Each champagne was rated on a 100 point scale. The process was so strict that, if judges’ scores were more than four points apart, the champagne would be re-tested and re-assessed. When the final results were presented, Armand de Brignac was ranked number one among the world’s best champagnes.brignac15



1.   96 points—Armand de Brignac Brut Gold
2.   95 points—2000 Dom Perignon
3.   94 points—1998 Mumm R. Lalou
4.   94 points—2002 Roederer Cristal
5.   94 points—2000 Egerier de Pannier
6.   94 points—1998 Pol Roger Sir Winston Churchill
7.   93 points—1998 Dom Perignon Rose
8.   93 points—1999 Jacquart Blanc de Blancs
9.   93 points—2002 Roederer Cristal Rose
10. 93 points—Chartogne-Taillet Fiacre

             The world is now aware of Armand de Brignac


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4 February 2010 10:40 am | Posted by siteadmin

FOOD and WINE PAIRING—WILD GAME (continuation from blog  “ Food and Wine pairing”  dated 9th January  2010)

 INTRODUCTION:—–this blog and the many more following will examine the pleasurable and often complex relationship between good food and wine, with the ultimate aim to assist our many discerning customers evolve the convivial bonding of good food and wine.


CHALLENGES:—–Wild game varies in taste quite a bit, one has the light and flavoursome meats of partridge and pheasant, middle of the range in taste would be rabbit, pigeon and mallard and the strongest tasting meats would be venison, wild boar and especially hare. The challenge is selecting wines to match all three different groups

  RECOMMENDATIONS:—–Big or robust red wines of quality will go well with all three categories of feathered or furred game mentioned above and classic matches would be a full bodied Crozes Hermitage from the Northern Rhone or a well matured Barossa Shiraz from Australia.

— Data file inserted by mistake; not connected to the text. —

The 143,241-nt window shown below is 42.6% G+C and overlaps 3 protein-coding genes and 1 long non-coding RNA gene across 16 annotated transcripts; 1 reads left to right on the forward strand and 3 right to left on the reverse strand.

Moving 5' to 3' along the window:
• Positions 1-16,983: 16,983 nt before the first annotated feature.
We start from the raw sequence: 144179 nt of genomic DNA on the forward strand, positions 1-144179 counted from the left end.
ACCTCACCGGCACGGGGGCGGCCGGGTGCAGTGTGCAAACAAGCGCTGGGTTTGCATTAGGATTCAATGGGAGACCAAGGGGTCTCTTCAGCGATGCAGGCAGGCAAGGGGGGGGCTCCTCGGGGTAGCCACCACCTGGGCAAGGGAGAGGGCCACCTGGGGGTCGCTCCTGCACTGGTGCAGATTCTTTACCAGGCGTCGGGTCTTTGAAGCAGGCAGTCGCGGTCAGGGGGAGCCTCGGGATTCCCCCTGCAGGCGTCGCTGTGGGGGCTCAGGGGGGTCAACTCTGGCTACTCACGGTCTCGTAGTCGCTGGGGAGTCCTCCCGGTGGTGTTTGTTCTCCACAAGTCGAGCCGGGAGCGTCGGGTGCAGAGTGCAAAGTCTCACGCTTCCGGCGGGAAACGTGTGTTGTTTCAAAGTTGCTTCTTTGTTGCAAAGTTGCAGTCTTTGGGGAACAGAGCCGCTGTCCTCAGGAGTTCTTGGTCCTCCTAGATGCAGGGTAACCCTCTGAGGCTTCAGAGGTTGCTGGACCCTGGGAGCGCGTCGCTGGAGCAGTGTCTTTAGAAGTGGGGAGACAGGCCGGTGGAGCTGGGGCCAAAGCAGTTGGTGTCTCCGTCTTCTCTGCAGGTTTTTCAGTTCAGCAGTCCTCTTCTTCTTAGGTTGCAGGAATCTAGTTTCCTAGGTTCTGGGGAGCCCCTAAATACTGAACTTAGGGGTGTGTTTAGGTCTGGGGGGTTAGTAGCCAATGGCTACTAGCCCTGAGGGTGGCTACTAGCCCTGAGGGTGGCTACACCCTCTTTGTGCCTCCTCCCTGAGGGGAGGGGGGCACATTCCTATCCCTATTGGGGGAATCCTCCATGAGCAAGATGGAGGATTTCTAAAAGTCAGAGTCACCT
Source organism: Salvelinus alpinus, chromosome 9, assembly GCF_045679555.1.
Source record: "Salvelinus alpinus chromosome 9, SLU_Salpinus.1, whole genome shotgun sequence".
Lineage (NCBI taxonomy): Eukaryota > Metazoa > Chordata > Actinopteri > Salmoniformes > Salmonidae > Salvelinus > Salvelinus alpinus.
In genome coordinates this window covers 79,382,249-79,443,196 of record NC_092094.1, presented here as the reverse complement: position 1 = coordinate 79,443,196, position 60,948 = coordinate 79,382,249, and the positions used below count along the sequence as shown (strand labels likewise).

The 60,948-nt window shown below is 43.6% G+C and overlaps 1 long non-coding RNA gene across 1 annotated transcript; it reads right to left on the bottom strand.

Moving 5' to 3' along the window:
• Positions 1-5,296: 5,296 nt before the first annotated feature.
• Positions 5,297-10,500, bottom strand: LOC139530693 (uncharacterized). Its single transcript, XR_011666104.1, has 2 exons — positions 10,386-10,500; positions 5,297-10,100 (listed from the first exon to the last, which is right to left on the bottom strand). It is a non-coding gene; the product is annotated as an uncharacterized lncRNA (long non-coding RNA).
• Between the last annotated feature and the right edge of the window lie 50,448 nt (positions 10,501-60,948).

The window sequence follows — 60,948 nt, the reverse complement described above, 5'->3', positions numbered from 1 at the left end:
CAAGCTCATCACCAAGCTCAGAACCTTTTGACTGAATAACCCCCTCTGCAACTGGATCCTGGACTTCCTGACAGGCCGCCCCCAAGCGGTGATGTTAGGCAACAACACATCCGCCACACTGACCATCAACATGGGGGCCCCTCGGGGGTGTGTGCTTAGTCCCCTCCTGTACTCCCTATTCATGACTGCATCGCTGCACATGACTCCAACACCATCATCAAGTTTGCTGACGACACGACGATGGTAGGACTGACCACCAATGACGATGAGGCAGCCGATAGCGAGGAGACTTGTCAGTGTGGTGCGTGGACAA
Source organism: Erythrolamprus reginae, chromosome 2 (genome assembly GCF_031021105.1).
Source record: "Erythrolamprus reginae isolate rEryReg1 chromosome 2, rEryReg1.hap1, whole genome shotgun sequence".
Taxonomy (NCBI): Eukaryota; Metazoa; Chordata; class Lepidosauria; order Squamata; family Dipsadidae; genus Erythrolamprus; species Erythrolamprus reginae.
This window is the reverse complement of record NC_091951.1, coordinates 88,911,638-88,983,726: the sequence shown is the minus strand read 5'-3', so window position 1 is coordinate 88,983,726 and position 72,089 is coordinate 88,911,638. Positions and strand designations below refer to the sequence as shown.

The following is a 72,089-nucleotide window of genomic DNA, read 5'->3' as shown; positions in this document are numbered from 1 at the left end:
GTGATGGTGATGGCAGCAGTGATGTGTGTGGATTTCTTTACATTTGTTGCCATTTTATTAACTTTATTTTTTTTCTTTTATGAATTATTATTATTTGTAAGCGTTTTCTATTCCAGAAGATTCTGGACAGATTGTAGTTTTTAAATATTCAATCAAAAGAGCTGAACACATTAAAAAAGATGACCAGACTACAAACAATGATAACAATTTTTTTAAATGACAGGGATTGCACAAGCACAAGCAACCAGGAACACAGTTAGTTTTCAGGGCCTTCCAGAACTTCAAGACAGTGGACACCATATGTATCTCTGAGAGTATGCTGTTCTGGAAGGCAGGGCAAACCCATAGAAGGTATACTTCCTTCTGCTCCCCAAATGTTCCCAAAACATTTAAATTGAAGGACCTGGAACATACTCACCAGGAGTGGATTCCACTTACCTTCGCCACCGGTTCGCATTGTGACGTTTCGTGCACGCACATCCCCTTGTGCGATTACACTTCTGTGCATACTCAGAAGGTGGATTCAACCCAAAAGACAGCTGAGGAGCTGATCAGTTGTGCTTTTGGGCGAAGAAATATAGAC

If we focus on the lighter meats like pheasant and partridge then there a number of  white or rose wines that would hold their own if the meat is roasted or served with light sauces. Try a full flavoured Chablis Premier Cru such as  from the estate of Tremblay or a Gisborne Viognier from New Zealand. For a rose go for the highly recommended Whispering Angel. A light bodied red wine suited to this particular category would be a juicy red Chinon from the Loire Valley.

Rabbit, pigeon and mallard  all love medium to full bodied red  ranging from Pinot Noirs like those from Oregan and Volnay and Pommard  from Burgundy, to a fruity Hawkes Bay Merlot from the Southern Hemisphere’s New Zealand. These same four red wines are well suited to Rabbit Stew or Pie and also Cold Game Pie.

Venison, Wild Boar and Hare do prefer complex and more full bodied red wines of character and style. Two big boys that immediately come to mind are of course Chateaunuef-du-Pape from the lower Rhone region of France and a quality red from Ribera del Duero from the north east of Spain. If you are brave and considering the famed game dish of Jugged Hare, then the intense and fruity wines from Gigondas and Vacqueyras will the perfect match.

MAIN DIRECTORY:—–click on The Marriage of Food and Wine  to access our quick search facility to locate hundreds of other food/wine/food pairing options, including hors-d’oeuvres, starters, soups, main courses and desserts. Also Great Friends-Cheese and Wine  for cheese and wine pairing.

 NEXT ARTICLE:—–Shellfish dishes, including prawns, langostine, clams, mussels, scallops, crab and lobster

Graham D